Professional photographer Khatleen Minerve explains how she has been able to take studio quality portraits outdoors, using a “homemade” setup.
She decided to use natural light instead of studio strobes, but I see no reason why you couldn’t use this setup for flash photography as well. Not a lot of equipment is needed, and you may already have some of these at hand. You can definitely set this up without breaking the bank, and upgrade later when you’re willing to invest more.
Here are the things you will need:
- Backdrop stands
- Backdrops or seamless fabric
- Scrim (and its stands possibly)
- Clamps or clips
When it comes to backdrops, you can find good ones like the Savage seamless background paper or the muslin reversible background online for a good price. But for those who want to experiment on a whim without investing too much, consider the cheap alternative that is fabrics. At the start, I did consider buying backdrops in store, but it turns out they were not so cheap in Mauritius where I live and the ones that were in store were particularly ugly. So, I went to a fabric store where I found some amazing suede-like fabric or velour as it is also called. It is available in an array of gorgeous colors from grey to pink. I bought some five meters of blue, green, coral, grey, and black fabric, all for $125 roughly. I even got the shop owner to stitch across one end of each fabric so that I could insert my bar and have the fabric hang without any trouble. And last, to hold the fabric in place on my stands, I bought some clamps to use along with the backdrop clips I already owned.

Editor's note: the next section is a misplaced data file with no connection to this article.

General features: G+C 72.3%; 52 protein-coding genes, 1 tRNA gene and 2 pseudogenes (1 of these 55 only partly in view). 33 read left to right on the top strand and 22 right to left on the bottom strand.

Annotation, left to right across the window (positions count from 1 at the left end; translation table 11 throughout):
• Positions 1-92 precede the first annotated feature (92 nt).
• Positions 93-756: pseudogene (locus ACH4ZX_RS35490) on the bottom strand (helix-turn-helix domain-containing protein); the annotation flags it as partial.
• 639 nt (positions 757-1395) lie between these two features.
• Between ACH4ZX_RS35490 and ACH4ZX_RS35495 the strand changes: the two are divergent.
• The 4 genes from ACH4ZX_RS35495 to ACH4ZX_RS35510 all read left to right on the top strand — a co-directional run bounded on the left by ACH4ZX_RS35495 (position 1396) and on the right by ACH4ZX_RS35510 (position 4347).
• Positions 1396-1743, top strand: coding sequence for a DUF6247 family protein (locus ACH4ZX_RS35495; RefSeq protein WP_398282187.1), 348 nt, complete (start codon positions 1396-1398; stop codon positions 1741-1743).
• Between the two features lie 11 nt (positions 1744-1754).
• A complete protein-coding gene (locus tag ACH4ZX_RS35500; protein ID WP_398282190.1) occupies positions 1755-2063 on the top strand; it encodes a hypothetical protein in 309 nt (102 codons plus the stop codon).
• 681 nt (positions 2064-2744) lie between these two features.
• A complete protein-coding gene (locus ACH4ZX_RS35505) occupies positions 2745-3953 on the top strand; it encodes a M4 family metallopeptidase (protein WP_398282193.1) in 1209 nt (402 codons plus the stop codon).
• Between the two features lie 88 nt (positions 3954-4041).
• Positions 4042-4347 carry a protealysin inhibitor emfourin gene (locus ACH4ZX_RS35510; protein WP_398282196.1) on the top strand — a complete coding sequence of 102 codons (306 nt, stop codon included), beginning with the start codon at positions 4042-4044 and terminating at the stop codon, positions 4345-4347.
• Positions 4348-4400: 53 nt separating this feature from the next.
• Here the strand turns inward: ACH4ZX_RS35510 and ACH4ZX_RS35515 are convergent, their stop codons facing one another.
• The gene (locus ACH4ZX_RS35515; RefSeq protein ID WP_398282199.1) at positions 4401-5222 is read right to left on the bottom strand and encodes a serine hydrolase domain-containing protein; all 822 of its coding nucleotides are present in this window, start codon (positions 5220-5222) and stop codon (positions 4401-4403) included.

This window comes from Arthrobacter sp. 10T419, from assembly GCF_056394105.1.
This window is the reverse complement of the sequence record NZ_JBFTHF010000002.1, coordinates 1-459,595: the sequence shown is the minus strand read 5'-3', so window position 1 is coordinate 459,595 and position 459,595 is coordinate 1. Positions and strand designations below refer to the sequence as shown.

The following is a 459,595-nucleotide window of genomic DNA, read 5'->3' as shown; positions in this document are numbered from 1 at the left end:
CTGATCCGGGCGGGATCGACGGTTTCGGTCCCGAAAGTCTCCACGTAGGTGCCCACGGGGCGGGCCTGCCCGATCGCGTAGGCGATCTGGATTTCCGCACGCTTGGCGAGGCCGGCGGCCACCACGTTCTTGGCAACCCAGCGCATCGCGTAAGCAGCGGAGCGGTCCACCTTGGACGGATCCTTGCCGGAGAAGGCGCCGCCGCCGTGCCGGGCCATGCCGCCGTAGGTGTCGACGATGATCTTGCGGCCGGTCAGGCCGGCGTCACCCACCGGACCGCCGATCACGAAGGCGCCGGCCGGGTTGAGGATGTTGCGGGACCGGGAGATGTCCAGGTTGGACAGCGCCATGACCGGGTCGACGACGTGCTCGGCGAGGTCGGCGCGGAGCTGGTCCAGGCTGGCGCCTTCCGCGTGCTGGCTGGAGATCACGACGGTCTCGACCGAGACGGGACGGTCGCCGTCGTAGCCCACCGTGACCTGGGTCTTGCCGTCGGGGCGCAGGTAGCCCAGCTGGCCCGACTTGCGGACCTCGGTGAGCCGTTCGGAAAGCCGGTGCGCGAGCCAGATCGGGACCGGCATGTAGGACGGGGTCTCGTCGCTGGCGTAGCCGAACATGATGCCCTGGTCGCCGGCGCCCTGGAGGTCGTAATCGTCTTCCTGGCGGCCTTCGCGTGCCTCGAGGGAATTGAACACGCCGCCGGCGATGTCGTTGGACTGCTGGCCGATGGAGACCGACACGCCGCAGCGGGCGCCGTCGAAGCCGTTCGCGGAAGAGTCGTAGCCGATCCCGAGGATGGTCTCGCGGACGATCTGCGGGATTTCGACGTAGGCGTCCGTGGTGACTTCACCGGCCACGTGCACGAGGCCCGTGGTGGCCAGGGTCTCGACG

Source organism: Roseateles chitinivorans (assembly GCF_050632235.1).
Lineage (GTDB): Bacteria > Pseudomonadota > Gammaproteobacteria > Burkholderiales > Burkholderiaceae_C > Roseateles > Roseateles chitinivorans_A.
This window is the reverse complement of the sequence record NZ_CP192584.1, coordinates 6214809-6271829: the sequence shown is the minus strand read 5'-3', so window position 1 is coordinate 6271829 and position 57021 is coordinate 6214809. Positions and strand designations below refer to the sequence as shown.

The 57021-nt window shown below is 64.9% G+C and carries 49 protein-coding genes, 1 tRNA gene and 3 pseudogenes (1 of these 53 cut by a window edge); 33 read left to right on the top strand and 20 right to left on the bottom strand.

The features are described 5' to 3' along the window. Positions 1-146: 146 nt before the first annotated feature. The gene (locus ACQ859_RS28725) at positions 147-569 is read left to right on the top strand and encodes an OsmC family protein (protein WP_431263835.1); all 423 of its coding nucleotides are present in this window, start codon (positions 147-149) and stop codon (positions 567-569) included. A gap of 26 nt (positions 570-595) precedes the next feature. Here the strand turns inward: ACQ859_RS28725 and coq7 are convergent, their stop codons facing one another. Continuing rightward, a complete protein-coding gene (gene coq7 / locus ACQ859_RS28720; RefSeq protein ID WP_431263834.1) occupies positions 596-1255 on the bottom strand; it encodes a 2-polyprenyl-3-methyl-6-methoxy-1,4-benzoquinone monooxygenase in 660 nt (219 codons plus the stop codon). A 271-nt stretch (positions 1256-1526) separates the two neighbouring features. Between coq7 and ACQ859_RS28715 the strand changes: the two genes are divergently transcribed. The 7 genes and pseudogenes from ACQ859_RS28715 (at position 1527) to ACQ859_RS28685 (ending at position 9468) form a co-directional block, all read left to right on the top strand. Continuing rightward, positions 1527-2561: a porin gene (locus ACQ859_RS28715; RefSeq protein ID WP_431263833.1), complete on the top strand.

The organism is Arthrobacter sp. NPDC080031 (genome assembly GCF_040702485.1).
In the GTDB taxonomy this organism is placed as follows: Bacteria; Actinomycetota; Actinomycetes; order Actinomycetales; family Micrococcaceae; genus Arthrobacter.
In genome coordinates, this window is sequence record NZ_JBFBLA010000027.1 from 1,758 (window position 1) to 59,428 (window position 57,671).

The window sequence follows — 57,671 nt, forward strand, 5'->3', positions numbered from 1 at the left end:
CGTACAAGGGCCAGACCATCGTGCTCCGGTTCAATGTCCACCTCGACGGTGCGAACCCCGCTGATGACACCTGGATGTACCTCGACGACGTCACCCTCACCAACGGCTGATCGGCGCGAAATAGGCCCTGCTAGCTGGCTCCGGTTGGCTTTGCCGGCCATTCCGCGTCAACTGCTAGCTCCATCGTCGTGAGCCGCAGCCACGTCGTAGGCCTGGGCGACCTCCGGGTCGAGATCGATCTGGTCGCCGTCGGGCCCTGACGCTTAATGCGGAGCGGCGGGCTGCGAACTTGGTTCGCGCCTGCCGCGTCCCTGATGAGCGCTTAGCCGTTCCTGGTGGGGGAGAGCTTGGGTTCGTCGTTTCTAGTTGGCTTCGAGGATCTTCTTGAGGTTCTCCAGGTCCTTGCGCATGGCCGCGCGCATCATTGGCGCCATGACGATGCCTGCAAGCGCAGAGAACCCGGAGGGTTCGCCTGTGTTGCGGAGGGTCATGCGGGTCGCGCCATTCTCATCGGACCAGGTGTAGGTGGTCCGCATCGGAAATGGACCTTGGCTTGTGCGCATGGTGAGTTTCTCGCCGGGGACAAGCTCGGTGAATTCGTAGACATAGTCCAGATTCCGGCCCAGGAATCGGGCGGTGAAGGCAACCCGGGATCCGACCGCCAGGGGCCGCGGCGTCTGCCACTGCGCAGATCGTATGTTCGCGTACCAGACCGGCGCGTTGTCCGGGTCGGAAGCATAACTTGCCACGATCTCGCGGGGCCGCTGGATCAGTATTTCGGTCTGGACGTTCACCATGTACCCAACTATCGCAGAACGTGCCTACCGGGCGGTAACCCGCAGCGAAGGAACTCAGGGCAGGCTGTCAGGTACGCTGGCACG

When setting up for an outdoor studio, I would strongly recommend you find a place where there are no high buildings around to project shadows or where windows around won’t reflect strong lights during the time you are shooting. Find a spot with little wind where the sun will shine all around. If you want to achieve a sharp and dramatic look with the harsh sunlight, it’s best to place your backdrop and stands in a spot where the sun is shining on the left or right side. The shadows can always be softened a bit with a reflector or diffuser, and the direct sunlight can be diffused with a scrim placed above.
Shooting outdoors or with only natural light comes with a few disadvantages. You will have no control over the weather. Even if the forecast for the shooting day was a sunny one, you might still have overcast weather, and if you were looking for harsh sunlight for a dramatic look, you will be stuck with a softer look. It could also rain or it could be extremely windy. In the last scenario, one thing you can do is use sandbags to keep your stands from crashing on the ground. But for the rain, there is nothing much that you can do. So, choose your shooting day wisely.
I’ve been using the same setup and suede backdrops for my personal projects for a couple of years now, and while I have grasped how to use them effectively, I am still surprised sometimes by how an outdoor studio can help me learn more about natural light itself.